Since the referendum of 2016, there has been uncertainty about how the property market would fare. Prices have continued to grow in most areas in the UK, but they have been slowing with buyers and sellers reluctant to make a move. Which leads us to the question what will Brexit’s impact on the property market be?

The headline figure that everyone is throwing around is the inactivity of buyers and sellers entering the market. In February, the RICS UK residential survey found that respondents recorded a 40% reduction in new buyer enquiries. Although the net balance figures for March, April and May were slightly more buoyant with only a -26% net balance of new buyer enquiries. It’s clear that buyers are reluctant to declare an interest in property until October 31st when they know what the country is doing next.

Alongside that, the number of registered house hunters per branch fell from 296 in March to 265 in April; it also marks a reduction of 21% in the past year when there were 337 registered house buyers per branch.

The average of 237 house hunters per branch was the lowest recorded number since the financial crisis of 2008. This reluctance from buyers is one of the effects of Brexit’s impact on the property market.

It’s not just buyers and sellers who have been put off by Brexit. The number of properties available on the market has decreased. The NAEA Propertymark’s Housing Report states that the number of properties available per branch fell from 37 in March to 35 in April.

Construction output in May saw its most severe decline since the unseasonably poor weather of March 2018. Thanks to the political uncertainty construction companies haven’t wanted to commit, resulting in their employment levels plummeting to their lowest levels in 6 years. With all of this in mind, less houses, less market activity, less new builds happening resulting in fewer construction jobs, Brexit’s impact on the property market looks to be catastrophic.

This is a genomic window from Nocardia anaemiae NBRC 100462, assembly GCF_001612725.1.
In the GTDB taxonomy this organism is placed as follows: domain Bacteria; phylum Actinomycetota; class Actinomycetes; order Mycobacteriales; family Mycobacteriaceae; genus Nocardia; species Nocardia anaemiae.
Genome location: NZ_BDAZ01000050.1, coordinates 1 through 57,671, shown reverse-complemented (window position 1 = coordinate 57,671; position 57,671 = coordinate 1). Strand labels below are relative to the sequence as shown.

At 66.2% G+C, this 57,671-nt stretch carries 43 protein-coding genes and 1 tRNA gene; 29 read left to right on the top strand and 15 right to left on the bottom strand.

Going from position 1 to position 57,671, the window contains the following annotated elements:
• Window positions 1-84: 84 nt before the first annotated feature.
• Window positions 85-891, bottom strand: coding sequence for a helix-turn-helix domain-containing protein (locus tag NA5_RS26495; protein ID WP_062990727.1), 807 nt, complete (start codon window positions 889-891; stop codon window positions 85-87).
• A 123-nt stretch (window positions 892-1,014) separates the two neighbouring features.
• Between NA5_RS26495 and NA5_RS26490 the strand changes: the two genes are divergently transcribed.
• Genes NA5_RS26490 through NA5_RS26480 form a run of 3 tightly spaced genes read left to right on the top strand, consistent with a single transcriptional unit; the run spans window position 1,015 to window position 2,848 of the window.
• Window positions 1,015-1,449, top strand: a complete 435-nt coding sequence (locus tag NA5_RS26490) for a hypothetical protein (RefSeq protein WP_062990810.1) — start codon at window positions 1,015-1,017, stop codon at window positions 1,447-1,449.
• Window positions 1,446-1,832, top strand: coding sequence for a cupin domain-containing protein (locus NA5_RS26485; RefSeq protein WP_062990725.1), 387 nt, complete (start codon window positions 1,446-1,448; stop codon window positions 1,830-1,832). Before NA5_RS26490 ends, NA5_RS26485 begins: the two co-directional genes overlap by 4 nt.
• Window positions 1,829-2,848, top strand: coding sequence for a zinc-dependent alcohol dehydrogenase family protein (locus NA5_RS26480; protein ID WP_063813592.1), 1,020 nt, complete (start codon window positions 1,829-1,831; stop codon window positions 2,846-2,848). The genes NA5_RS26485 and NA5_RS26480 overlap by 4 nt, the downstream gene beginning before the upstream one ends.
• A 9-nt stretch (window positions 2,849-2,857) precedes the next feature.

brexit impact on property marketThere is light at the end of the Brexit tunnel, and we’re not talking about deal or no deal. Reports have suggested that transactions are slowly starting to pick up. The number of approved sales per branch were eight in April, an increase on the seven per branch the previous month.

Research conducted by shows that house prices could be set to bounce out of the Brexit blip and could potentially increase beyond the dizzying heights of summer 2018.

The data found that UK house prices are set to soar by 9% between May and August, with the North East of England set to increase by 20.2%.

The Financial Conduct Authority’s ‘Mortgage lending statistics – June 2019’ data also reveals that mortgage lending in 2019 is healthier than in previous years.

The start to 2019, saw the negative impact Brexit had on the property market, but as the year progresses there seems to be a more positive outlook for those looking to take part in the property market in the summer.


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